Marjory Stoneman Douglas: Voice of the River

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Pineapple Press Inc, 1987 - 268 Seiten

Born in Minnesota in 1890 and raised and educated in Massachusetts, Marjory Stoneman Douglas came to Florida in 1915 to work for her father, who had just started a newspaper called the Herald in a small town called Miami. In this "frontier" town, she recovered from a misjudged marriage, learned to write journalism and fiction and drama, took on the fight for feminism and racial justice and conservation long before those causes became popular, and embarked on a long and uncommonly successful voyage into self-understanding. Way before women did this sort of thing, she recognized her own need for solitude and independence, and built her own little house away from town in an area called Coconut Grove. She still lives there, as she has for over 40 years, with her books and cats and causes, emerging frequently to speak, still a powerful force in ecopolitics.

Marjory Stoneman Douglas begins this story of her life by admitting that "the hardest thing is to tell the truth about oneself" and ends it stating her belief that "life should be lived so vividly and so intensely that thoughts of another life, or a longer life, are not necessary." The voice that emerges in between is a voice from the past and a voice from the future, a voice of conviction and common sense with a sense of humor, a voice so many audiences have heard over the years—tough words in a genteel accent emerging from a tiny woman in a floppy hat—which has truly become the voice of the river.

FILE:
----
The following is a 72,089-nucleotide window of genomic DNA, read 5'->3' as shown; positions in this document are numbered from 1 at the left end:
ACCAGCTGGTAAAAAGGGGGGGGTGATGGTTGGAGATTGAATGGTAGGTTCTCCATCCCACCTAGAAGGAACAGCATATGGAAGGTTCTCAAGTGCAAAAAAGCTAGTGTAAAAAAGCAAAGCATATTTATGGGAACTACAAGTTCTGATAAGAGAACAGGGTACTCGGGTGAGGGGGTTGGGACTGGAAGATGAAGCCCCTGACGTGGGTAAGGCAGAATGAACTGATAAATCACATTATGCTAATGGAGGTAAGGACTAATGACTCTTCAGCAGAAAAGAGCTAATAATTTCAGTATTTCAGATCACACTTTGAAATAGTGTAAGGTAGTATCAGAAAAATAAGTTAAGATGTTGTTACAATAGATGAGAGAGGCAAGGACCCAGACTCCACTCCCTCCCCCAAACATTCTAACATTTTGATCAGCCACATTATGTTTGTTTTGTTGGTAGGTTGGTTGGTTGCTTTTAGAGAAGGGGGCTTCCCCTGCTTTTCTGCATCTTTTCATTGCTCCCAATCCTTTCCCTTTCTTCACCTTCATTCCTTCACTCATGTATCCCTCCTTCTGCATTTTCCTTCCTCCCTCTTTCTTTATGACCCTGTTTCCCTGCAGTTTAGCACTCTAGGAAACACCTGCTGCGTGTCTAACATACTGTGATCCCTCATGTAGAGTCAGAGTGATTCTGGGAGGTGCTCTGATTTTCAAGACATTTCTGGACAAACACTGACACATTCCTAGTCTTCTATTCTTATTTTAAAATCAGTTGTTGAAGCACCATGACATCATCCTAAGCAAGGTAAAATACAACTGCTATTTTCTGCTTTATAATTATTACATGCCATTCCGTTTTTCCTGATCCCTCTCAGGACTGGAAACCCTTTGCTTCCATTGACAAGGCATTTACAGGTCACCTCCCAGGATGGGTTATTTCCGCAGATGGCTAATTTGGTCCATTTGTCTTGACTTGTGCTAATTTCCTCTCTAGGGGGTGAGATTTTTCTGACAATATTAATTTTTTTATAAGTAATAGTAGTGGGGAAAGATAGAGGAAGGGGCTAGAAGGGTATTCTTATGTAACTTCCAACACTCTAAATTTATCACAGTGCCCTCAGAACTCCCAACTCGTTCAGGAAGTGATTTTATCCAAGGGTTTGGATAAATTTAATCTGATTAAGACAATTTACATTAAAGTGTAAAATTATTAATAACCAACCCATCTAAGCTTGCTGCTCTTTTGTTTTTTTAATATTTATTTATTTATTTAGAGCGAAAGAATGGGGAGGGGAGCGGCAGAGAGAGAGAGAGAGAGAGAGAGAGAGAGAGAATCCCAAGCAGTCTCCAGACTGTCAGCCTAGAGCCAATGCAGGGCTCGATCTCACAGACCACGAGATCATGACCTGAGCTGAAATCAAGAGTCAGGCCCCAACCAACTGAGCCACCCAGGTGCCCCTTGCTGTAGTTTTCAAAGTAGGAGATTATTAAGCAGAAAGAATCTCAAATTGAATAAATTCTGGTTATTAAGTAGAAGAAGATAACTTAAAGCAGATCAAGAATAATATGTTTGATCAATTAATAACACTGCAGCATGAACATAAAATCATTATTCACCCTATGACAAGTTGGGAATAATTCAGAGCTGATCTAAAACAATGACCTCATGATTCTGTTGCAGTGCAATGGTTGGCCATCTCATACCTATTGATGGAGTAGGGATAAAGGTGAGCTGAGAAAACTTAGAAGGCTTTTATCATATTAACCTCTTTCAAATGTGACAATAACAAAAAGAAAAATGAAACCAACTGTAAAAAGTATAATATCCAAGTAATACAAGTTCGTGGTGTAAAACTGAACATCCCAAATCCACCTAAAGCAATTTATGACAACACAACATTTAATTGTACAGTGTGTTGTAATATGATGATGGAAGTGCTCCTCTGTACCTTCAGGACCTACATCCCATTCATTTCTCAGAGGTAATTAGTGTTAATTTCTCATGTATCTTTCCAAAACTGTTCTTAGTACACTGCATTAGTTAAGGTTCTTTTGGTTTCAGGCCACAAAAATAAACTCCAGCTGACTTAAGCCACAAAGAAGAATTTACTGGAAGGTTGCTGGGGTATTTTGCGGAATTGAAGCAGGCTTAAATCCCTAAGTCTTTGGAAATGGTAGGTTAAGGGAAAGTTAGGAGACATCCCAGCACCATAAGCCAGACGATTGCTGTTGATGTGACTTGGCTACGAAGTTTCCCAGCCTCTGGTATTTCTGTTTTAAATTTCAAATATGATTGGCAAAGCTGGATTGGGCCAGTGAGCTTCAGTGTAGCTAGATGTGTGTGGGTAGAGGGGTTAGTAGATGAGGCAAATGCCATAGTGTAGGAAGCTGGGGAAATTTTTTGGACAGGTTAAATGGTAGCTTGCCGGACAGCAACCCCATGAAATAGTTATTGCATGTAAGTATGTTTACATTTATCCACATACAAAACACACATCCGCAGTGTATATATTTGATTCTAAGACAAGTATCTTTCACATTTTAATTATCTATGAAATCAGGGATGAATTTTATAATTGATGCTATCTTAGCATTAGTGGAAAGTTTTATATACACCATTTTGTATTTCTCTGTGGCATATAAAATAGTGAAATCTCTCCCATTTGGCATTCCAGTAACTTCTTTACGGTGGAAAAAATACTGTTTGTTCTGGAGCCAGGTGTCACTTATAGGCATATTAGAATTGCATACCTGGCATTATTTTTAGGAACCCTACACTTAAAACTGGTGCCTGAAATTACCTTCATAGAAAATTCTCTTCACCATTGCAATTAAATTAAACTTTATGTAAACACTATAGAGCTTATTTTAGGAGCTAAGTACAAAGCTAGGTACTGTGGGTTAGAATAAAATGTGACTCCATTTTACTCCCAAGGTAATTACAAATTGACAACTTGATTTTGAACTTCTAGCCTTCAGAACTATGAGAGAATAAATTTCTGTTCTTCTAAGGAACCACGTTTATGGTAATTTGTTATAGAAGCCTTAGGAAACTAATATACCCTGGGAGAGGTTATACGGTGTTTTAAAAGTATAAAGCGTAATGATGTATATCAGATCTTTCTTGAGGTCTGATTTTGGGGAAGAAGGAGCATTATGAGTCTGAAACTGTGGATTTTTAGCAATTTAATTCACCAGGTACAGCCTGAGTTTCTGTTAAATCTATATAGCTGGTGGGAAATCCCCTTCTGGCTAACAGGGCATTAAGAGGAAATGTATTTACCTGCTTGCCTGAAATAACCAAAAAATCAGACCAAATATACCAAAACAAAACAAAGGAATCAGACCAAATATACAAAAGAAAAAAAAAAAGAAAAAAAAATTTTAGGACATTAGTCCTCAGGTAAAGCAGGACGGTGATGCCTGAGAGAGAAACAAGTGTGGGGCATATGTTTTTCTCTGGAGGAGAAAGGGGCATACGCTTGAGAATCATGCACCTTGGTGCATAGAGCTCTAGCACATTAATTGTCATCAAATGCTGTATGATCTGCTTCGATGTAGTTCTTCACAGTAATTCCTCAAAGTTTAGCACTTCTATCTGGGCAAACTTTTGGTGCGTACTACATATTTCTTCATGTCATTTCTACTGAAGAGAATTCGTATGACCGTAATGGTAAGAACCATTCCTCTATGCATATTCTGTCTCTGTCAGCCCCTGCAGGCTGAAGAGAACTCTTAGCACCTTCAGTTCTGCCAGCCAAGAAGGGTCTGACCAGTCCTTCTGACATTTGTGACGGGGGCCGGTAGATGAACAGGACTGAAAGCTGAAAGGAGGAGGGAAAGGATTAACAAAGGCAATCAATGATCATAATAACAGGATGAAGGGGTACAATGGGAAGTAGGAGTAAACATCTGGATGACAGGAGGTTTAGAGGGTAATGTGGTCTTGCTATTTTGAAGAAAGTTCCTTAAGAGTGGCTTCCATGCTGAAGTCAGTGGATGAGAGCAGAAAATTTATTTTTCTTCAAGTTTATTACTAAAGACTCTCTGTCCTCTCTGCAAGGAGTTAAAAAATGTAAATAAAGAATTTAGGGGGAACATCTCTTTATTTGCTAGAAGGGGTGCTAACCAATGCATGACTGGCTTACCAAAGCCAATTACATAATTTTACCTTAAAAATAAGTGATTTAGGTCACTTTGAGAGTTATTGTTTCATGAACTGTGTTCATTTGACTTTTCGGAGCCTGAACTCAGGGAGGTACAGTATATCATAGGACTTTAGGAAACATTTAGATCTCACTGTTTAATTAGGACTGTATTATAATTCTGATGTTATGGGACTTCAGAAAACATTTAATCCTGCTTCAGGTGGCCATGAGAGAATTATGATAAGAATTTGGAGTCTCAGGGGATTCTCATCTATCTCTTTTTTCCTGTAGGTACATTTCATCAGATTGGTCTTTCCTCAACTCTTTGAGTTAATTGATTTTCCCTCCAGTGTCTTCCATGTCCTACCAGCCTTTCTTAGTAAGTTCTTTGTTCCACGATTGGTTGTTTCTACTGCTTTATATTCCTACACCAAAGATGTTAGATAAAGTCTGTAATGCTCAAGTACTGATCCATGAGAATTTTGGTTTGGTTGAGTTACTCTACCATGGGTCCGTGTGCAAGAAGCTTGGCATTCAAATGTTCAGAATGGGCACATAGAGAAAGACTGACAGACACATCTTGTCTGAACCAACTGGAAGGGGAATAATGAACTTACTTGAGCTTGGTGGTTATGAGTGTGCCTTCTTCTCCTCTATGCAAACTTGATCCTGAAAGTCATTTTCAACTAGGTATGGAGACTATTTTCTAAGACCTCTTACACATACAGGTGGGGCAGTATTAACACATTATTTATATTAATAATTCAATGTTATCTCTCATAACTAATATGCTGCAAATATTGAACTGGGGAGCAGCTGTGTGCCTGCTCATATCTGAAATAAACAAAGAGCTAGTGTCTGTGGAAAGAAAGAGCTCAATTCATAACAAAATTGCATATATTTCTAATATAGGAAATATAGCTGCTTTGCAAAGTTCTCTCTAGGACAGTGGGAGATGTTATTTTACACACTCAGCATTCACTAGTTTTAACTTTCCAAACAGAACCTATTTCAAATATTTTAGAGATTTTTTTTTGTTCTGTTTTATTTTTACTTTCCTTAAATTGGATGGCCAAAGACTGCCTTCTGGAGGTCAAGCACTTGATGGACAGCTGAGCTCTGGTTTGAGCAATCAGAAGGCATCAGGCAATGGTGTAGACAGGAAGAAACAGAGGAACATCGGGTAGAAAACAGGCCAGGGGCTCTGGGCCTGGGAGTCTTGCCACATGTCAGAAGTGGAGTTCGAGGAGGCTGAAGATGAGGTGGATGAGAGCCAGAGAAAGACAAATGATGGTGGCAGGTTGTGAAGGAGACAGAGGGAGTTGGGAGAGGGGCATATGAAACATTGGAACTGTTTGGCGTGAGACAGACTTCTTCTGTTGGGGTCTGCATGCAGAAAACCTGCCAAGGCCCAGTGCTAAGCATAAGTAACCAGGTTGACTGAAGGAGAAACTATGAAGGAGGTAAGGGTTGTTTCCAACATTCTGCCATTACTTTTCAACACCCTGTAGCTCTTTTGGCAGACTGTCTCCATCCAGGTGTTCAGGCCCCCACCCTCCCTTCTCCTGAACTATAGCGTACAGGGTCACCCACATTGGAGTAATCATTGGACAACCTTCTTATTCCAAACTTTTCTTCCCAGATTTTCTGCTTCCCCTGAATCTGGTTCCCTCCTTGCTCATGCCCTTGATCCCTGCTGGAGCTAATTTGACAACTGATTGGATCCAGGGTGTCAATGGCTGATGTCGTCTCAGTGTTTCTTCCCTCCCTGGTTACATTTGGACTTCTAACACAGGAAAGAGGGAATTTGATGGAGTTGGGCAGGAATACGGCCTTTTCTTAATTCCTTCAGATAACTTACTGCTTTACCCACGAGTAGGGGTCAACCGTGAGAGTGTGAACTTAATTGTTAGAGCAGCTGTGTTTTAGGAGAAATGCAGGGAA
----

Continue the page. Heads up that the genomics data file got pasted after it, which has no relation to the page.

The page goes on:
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Marjory Stoneman Douglas: voice of the river, an autobiography

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"Complaining about being old, nobody loves you, nobody comes to see you is a big mistake. Maybe people don't come to see you because you bore them to death,'' 97-year-old Douglas writes. This author ... Vollständige Rezension lesen

Inhalt

Early Years
29
My Fathers Side
35
Providence
41
My Early Education
49
New England Surroundings
57
College
68
Marriage
84
A New Life
95
On My Own
165
A House of My Own
171
More Stories
180
Death and Renewal
186
A Writing Woman
201
More Books
210
Some Sad Goodbyes
218
The Water
228

The Miami Herald
101
Overseas
114
Coming Home
125
Discovering the Everglades
133
Photographs
141
Human Nature
245
Old Age
252
Index
259
Urheberrecht

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Über den Autor (1987)

Marjory Stoneman Douglas is considered by many to be the first lady of the Everglades. What others called a worthless swamp, she dubbed the "river of grass," and she fought fiercely to protect and revive the Everglades in her lifetime. Her autobiography, Marjorie Stoneman Douglas: Voice of the River, is the story of a strong-willed, determined woman who let nothing stand in the way of accomplishing her goals and living "my own life in my own way." Everglades: River of Grass chronicles her involvement in Everglades affairs.

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